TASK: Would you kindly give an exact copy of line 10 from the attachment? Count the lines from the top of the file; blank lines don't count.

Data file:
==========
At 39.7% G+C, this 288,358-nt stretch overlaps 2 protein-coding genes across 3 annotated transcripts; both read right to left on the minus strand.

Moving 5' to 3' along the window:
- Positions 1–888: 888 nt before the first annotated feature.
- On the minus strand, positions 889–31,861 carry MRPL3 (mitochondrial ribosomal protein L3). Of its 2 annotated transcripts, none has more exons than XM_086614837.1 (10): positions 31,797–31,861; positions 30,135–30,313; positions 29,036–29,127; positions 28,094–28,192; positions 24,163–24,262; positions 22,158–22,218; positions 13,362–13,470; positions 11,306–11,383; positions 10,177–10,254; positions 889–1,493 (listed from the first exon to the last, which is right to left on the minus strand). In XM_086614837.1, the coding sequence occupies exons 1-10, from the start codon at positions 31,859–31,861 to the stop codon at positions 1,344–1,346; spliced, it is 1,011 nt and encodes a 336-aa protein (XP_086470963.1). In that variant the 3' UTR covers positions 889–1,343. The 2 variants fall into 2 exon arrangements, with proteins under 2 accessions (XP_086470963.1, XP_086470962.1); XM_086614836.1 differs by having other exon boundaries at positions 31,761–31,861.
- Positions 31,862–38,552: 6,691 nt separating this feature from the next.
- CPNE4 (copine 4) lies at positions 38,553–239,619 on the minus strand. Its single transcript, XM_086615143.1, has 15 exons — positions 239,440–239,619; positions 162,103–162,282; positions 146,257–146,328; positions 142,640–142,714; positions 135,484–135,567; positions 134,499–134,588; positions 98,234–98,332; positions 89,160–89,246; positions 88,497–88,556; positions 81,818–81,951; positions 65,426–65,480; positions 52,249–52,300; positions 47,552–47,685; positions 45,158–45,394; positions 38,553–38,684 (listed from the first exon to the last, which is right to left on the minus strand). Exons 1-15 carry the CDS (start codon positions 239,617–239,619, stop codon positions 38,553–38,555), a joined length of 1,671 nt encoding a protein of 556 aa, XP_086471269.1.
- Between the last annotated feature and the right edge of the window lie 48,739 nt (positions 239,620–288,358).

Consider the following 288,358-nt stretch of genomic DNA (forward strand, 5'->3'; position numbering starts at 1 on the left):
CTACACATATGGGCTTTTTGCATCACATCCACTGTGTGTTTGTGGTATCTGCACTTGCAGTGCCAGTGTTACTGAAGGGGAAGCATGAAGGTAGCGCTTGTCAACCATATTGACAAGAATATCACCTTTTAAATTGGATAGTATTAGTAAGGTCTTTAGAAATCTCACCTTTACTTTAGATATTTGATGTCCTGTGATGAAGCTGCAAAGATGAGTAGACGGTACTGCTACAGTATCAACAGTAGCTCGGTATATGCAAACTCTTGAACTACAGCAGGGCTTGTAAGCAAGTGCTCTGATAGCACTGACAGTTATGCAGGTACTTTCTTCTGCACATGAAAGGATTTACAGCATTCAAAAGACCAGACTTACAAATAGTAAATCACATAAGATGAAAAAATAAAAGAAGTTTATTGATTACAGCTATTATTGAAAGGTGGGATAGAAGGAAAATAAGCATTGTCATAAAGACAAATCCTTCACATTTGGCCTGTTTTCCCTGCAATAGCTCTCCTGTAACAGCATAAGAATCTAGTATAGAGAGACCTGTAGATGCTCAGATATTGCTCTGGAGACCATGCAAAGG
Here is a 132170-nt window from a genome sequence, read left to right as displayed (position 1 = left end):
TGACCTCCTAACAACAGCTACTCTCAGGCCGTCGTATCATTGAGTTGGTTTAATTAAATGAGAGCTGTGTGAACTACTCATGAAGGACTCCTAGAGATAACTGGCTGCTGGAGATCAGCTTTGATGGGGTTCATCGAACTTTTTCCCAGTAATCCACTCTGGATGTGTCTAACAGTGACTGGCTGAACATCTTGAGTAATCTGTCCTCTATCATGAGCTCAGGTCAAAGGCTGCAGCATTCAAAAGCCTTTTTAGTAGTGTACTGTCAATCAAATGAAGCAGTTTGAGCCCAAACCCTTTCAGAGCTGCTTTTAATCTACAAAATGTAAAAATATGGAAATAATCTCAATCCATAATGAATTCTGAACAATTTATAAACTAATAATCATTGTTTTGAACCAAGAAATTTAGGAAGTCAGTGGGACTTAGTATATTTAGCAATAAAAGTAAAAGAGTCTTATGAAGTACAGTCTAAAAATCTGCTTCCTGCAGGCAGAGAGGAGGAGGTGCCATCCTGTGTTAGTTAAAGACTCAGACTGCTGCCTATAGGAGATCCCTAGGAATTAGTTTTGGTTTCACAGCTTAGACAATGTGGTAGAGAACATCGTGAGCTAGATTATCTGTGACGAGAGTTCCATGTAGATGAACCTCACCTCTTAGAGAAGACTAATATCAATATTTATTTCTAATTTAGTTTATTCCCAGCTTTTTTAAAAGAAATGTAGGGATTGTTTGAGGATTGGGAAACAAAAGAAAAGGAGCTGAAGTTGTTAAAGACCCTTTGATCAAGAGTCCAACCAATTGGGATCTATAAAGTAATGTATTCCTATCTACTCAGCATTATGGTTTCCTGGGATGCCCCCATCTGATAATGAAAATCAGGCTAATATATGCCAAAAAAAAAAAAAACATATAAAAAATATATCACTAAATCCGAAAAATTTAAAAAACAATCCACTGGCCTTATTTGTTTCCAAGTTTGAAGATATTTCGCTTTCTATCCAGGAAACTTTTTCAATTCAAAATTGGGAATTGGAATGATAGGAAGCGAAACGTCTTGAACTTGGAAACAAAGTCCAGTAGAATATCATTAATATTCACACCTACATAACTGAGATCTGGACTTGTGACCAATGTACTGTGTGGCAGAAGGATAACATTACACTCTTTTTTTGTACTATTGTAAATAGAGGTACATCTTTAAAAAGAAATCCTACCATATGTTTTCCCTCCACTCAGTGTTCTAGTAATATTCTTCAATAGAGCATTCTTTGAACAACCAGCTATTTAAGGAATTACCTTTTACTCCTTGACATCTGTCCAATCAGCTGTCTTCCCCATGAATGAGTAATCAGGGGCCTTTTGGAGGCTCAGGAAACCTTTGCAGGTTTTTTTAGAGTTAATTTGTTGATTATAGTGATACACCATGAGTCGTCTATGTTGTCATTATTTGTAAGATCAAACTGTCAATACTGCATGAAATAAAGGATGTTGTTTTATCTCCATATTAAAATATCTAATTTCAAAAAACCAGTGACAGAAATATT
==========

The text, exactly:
Here is a 132170-nt window from a genome sequence, read left to right as displayed (position 1 = left end):